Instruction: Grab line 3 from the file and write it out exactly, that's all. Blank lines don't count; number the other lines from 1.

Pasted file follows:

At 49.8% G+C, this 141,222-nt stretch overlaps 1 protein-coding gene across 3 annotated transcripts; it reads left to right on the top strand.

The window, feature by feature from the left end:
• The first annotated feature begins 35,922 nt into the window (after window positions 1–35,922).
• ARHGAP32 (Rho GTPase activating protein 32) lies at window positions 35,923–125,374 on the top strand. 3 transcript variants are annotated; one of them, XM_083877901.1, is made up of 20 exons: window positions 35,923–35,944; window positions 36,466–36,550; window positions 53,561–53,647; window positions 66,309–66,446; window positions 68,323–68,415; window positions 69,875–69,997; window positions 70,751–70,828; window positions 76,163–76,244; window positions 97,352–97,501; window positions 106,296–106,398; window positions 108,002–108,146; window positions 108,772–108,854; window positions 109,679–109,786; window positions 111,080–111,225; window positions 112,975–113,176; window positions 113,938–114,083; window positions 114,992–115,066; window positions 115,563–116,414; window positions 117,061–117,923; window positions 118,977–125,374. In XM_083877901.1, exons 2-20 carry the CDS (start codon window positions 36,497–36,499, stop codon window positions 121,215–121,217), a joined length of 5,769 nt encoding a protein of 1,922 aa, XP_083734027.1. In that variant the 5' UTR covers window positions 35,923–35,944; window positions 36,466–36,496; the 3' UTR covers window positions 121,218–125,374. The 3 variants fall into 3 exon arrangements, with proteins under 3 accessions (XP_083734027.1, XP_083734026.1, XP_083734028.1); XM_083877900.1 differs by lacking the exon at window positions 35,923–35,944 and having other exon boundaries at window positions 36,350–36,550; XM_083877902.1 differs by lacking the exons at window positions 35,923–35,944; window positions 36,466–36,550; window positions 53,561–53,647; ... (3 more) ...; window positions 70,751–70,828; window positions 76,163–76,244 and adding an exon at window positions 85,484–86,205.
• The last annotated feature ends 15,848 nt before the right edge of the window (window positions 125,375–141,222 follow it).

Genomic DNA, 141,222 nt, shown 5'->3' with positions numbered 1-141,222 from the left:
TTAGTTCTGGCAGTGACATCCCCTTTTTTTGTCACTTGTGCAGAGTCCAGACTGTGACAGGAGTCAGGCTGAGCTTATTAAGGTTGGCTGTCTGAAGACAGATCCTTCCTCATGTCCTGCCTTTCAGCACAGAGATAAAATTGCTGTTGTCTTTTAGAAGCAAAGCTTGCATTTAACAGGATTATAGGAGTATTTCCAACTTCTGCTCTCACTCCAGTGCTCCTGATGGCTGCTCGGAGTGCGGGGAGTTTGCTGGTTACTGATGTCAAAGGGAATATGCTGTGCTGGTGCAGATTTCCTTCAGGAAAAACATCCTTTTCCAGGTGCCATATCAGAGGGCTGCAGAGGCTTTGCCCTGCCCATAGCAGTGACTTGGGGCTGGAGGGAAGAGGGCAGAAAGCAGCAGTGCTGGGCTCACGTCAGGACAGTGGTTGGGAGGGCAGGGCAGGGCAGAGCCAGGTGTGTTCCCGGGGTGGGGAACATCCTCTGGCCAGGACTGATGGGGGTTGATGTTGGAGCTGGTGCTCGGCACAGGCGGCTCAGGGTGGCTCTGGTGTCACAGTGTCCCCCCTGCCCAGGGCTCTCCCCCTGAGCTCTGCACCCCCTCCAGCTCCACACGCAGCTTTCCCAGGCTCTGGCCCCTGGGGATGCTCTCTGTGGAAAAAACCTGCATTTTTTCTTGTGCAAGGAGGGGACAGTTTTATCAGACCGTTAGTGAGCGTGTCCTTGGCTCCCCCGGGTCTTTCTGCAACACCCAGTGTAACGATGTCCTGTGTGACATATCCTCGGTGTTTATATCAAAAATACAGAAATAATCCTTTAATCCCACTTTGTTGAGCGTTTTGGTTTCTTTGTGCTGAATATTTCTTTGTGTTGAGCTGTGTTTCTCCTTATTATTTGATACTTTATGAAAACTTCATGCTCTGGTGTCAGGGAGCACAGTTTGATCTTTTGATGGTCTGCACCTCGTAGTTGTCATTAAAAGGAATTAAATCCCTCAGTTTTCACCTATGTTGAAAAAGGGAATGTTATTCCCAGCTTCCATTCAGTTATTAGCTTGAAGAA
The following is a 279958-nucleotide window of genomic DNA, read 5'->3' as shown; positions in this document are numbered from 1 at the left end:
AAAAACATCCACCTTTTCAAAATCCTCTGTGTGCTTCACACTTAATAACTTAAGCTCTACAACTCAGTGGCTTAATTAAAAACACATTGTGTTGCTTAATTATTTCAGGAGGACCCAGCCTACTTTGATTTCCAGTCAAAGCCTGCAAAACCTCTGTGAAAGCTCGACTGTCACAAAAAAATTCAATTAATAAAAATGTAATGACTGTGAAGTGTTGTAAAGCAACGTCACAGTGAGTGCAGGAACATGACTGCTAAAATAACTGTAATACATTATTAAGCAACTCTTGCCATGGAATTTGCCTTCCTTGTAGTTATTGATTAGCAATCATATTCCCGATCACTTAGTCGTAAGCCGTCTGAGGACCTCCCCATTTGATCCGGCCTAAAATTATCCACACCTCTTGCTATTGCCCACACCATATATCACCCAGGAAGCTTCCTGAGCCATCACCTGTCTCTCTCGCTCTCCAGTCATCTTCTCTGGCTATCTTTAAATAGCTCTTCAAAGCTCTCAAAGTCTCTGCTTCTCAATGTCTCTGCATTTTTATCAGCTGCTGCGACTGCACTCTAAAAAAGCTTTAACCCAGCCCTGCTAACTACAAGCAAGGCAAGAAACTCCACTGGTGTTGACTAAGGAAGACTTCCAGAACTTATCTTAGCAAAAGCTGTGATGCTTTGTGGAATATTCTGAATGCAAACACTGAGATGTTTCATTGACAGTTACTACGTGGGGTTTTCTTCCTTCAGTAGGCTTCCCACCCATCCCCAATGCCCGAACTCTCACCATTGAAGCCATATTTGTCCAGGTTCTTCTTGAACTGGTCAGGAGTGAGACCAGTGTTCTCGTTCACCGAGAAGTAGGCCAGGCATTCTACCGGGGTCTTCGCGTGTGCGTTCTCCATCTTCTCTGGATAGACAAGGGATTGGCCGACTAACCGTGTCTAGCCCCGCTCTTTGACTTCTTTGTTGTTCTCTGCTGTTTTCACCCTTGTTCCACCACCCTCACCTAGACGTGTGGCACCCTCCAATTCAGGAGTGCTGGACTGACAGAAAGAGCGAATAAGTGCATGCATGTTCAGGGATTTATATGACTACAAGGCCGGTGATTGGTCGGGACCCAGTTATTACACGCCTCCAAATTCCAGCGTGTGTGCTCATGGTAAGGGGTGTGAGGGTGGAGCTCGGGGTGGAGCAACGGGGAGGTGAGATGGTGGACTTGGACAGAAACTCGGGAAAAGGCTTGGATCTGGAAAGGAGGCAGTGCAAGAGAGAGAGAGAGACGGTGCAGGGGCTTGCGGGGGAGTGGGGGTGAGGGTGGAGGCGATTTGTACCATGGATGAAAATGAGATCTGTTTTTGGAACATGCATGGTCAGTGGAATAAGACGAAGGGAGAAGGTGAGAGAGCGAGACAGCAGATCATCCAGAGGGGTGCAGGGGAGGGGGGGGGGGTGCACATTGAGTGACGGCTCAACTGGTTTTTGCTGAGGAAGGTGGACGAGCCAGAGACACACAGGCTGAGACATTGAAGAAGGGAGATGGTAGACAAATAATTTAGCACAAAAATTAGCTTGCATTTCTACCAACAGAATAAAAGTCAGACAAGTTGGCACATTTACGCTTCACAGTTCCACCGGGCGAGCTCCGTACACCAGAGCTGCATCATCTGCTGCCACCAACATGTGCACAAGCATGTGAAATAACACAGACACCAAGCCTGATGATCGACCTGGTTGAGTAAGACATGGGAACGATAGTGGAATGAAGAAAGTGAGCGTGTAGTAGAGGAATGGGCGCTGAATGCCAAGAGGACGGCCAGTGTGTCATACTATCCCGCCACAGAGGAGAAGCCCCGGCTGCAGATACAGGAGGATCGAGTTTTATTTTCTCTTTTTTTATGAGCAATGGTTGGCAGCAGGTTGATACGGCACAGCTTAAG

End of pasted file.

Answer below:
• The first annotated feature begins 35,922 nt into the window (after window positions 1–35,922).